Union on the Road on Nitrate Proposals

Meetings to be held in Stranraer and Finavon for farmers

The Scottish Government consultation on changes to the boundaries of the Nitrate Vulnerable Zones (NVZs) brings the potential of reducing the overall area in Scotland covered by NVZ restrictions. While that is to be welcomed, it also proposes to extend restrictions on nitrate usage to farming areas near to Stranraer in Dumfries and Galloway and Finavon in Angus – land not previously caught by NVZ legislation.

NVZs were introduced in Scotland in 2002 with the aim of reducing the levels of potentially harmful nitrates in groundwater. Scotland currently has 14 percent of its total landmass designated as an NVZ where the restrictions on nitrate inputs, coupled with the closed periods on slurry application and paperwork burden, mean that being in an NVZ has a significant impact on a farm business.

NFU Scotland is to hold farmer meetings in Dumfries and Galloway and Angus to discuss what the proposals could mean for those farming in areas that could join an NVZ.  The Stranraer meeting – to be held at Green Valley Golf Academy – will be held on Thursday, 15 May with a meeting being held in the Finavon Hotel, Finavon near Forfar on Wednesday, 21 May.   Representatives from SEPA and Scottish Government will attend both meetings.

The Stranraer meeting will be chaired by local dairy farmer Gary Mitchell, vice chairman of Dumfries and Galloway Region.  If proposals go ahead, Gary’s farm at West Galdenoch would be one of the farms close to the Piltanton Burn that would be subject to nitrate restrictions. Encouraging farmers to attend the planned meetings, Gary said:

“I think it is important that every farmer who could be affected by the proposals makes the effort to come to these meetings.  It will be an opportunity to hear first-hand the results of the water quality tests that have been carried out in these parts, indicating if nitrate levels have increased, decreased or remained the same.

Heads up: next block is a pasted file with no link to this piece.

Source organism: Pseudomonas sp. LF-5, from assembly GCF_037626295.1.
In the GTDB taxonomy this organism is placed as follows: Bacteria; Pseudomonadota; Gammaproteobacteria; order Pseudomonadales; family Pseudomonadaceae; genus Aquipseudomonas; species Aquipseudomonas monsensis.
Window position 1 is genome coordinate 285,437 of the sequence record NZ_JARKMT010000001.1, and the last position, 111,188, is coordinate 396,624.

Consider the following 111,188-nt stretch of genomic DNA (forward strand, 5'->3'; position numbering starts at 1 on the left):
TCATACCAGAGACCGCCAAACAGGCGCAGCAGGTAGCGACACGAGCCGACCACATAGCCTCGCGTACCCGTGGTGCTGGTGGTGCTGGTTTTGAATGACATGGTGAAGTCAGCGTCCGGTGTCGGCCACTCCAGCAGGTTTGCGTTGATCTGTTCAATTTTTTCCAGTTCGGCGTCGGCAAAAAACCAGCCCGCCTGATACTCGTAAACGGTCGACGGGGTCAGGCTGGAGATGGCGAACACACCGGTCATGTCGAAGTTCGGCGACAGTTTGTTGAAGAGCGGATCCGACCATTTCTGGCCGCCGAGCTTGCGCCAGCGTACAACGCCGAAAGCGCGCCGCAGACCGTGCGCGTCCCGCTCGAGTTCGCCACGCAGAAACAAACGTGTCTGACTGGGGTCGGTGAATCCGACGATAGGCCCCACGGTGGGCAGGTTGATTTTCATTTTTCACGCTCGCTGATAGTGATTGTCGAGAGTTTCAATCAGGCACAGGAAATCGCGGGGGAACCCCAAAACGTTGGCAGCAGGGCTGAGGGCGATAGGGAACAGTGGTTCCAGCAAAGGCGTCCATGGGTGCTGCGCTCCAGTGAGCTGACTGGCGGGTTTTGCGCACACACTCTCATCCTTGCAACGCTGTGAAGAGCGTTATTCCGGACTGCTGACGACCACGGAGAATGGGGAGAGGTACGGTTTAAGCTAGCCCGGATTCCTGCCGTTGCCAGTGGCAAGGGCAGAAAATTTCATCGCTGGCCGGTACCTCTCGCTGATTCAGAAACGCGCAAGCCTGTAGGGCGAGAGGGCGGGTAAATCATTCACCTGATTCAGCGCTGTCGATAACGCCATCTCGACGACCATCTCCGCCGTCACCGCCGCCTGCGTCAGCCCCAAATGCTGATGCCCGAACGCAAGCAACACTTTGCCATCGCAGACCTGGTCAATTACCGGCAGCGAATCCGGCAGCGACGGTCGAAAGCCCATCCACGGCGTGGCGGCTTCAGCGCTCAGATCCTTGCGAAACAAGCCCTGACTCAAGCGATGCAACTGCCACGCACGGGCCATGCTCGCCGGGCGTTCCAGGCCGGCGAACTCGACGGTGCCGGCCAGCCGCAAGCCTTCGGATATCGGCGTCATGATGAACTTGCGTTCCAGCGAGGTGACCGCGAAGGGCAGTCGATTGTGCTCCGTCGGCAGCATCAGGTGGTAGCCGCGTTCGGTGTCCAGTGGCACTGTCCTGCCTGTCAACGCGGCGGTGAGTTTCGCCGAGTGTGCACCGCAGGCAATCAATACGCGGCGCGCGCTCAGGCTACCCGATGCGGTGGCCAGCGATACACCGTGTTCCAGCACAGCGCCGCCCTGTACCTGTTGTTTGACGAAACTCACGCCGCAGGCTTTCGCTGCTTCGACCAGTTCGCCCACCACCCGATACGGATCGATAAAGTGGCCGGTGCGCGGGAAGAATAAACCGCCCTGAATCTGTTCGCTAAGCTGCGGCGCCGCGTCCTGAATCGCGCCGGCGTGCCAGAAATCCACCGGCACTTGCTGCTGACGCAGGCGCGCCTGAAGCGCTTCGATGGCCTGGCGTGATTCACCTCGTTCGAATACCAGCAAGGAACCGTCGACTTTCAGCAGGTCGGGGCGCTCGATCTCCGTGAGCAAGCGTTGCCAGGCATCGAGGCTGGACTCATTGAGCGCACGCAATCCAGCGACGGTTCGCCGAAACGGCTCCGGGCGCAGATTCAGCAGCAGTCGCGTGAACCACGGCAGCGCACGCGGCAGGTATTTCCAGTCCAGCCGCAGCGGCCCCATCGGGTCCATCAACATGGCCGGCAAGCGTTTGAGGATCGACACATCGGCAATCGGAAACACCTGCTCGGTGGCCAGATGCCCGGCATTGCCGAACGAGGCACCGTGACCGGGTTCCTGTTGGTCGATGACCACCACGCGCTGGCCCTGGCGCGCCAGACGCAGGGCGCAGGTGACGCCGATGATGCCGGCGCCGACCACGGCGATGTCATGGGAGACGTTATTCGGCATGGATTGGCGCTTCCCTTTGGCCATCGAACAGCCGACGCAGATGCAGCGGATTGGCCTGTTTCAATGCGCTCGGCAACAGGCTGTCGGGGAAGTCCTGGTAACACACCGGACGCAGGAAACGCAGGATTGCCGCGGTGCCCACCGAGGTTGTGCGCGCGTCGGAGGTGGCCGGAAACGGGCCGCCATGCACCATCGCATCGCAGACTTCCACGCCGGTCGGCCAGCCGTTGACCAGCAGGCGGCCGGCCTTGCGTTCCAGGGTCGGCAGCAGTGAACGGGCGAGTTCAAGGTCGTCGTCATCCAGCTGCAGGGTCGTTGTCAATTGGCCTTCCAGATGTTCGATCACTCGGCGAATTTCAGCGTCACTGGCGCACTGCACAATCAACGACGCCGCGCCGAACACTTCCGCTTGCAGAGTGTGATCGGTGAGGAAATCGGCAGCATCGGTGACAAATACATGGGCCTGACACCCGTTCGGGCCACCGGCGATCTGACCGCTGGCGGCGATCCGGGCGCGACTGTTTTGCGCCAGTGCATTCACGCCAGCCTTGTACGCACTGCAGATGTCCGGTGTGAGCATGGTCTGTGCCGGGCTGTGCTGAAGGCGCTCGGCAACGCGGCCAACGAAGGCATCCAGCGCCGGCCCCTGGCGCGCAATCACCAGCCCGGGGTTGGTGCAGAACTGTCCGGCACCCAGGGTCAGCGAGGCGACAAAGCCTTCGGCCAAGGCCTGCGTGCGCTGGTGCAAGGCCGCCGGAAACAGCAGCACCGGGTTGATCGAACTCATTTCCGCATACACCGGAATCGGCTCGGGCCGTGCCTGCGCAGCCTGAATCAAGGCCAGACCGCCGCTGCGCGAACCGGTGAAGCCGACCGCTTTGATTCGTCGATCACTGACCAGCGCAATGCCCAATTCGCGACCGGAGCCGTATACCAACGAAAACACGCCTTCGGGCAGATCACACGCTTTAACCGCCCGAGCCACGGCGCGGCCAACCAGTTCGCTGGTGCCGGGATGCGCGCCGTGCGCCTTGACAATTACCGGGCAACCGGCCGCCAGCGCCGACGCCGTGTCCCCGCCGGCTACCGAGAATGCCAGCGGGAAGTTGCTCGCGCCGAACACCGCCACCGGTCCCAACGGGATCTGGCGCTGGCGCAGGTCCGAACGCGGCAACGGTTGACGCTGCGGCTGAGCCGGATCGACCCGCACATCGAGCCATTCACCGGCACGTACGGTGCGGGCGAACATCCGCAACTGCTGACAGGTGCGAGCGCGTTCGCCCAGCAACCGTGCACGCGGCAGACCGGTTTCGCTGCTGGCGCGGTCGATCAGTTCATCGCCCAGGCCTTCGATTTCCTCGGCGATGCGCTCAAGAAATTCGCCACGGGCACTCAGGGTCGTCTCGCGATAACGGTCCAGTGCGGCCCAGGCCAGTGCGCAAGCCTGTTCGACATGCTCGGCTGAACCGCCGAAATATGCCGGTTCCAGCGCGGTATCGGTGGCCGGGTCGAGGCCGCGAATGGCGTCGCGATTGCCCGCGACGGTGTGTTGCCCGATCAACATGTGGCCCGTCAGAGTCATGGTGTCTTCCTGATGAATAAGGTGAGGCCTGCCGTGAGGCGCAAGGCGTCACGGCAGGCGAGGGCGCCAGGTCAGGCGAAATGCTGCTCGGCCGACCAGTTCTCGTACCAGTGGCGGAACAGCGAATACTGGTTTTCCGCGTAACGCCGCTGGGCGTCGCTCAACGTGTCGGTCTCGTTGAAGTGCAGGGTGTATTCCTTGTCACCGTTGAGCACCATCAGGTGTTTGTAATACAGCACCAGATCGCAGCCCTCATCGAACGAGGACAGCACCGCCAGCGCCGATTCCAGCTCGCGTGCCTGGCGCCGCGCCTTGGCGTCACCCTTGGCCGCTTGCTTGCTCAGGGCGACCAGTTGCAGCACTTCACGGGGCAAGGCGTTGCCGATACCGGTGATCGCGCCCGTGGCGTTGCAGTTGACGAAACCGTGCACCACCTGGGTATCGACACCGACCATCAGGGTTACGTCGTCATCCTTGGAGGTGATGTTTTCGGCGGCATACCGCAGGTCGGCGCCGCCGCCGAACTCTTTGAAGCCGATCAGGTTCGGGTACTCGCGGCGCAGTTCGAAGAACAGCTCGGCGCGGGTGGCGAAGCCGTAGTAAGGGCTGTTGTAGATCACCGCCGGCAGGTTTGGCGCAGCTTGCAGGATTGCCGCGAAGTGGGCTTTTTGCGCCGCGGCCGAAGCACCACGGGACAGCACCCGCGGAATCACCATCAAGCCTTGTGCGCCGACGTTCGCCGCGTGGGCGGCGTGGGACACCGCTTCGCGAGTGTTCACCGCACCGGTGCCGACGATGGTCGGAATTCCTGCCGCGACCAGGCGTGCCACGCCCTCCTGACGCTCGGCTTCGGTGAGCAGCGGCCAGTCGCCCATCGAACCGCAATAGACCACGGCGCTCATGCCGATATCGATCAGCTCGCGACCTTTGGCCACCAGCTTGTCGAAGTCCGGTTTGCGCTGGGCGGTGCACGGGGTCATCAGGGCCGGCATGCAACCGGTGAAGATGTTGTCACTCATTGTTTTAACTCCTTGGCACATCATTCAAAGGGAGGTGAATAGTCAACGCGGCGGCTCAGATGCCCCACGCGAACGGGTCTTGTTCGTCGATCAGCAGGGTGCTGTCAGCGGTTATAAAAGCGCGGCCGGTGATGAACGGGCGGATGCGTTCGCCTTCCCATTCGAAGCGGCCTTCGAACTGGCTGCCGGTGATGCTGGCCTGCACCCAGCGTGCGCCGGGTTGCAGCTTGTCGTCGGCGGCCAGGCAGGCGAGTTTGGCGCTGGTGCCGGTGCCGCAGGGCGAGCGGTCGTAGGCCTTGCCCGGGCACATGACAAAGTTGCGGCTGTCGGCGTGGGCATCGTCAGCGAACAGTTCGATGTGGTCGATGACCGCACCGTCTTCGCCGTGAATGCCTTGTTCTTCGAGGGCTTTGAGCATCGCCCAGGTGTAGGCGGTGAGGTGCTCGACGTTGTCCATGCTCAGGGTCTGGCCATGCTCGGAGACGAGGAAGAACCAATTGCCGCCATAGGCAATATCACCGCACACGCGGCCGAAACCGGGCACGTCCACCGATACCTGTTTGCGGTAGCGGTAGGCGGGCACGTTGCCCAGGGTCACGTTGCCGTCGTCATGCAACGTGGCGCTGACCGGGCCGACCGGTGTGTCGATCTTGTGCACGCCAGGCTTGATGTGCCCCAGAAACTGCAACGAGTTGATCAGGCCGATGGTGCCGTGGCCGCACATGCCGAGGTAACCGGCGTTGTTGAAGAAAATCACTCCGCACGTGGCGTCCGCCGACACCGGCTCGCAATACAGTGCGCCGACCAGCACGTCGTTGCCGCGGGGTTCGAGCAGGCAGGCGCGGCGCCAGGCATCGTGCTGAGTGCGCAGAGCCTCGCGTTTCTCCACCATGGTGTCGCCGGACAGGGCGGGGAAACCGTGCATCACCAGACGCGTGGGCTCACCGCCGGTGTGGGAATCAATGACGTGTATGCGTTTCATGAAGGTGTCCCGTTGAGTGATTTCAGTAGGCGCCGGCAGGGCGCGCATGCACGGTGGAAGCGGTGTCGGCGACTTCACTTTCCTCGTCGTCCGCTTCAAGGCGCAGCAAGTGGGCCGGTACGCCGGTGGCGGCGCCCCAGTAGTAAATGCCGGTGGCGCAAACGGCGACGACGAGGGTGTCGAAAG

“These proposed designations in Stranraer and Finavon are not signed and sealed and a strong farmer presence at these meetings will help send the right signals to decision-makers.

“Here in Stranraer, SEPA and Scottish Government have been very good at listening to our case.  I believe they fully appreciate that we are a heavily stocked, early grass growing livestock area and that an NVZ designation would have a serious impact on how we normally run our farm businesses.

“Farmers in this area are taking their responsibilities on water quality very seriously and there has been a noticeable change in slurry spreading activities over the winter months. We want that commitment to be a factor in the decision-making process.”

Deputy Director of Policy at NFU Scotland, Andrew Bauer added:

“NFU Scotland fully accepts that farmers have to play their part in reducing diffuse pollution, but we have long argued that the methodology for setting NVZ boundaries created real anomalies in the areas of Scotland being designated as NVZs.

“The Scottish Government and SEPA have developed a more robust and proportionate approach. The results mean that Scottish Government is now proposing to reduce the overall area of the NVZs in Scotland by 24 percent – something NFU Scotland wholeheartedly welcomes.
“The areas proposed to be de-designated encompass 37 groundwater bodies – in Moray, Aberdeenshire, Perthshire, Fife, Midlothian, East Lothian, Borders, and Dumfries & Galloway. But alongside this, areas around Finavon and Stranraer are proposed to be designated as NVZs in 2015.

“At these meetings, Scottish Government and SEPA will explain their proposals and members will have a chance to give their views. These, and the views of the wider membership, will help inform NFU Scotland’s submission to the consultation that closes on 4 June.

“All of Scottish agriculture has to continue to work to ensure that diffuse pollution is tackled as far as is possible. Those who are potentially going to be removed from the NVZ are not being given a one-way ticket out – if groundwater nitrate levels increase they could potentially be re-designated in future reviews.

“Equally, those who are not proposed to be removed this time around will have a chance in future reviews, and NFU Scotland will be there to make the case. In the meantime, NFU Scotland will be pushing Scottish Government to ensure the proposed de-designations happen by autumn 2014 so that no one is unnecessarily going into a closed period.” 
Notes to editors

Please find below the agenda for the forthcoming meetings at Green Valley Golf Academy, Stranraer (Thursday 15 May) and Finavon Hotel (Wednesday 21 May):

  • 19:30-19:35  Chairman’s welcome and introductions (Dumfries & Galloway Vice Chairman Gary Mitchell will chair the Stranraer meeting and Combinable Crops Committee Chairman Andrew Moir will chair the Finavon meeting.)
  • 19:30-19:45  The reason for the boundary review – Scottish Government
  • 19:45-20:15  The monitoring results and new methodology – SEPA
  • 20:15-20:35  The proposed revisions and next steps – Scottish Government
  • 20:35-20:50  Q&A
  • 20:50-21:00  Summing up by Chairman.


Contact Bob Carruth on 0131 472 4006

Date Published:

News Article No.: 87/14

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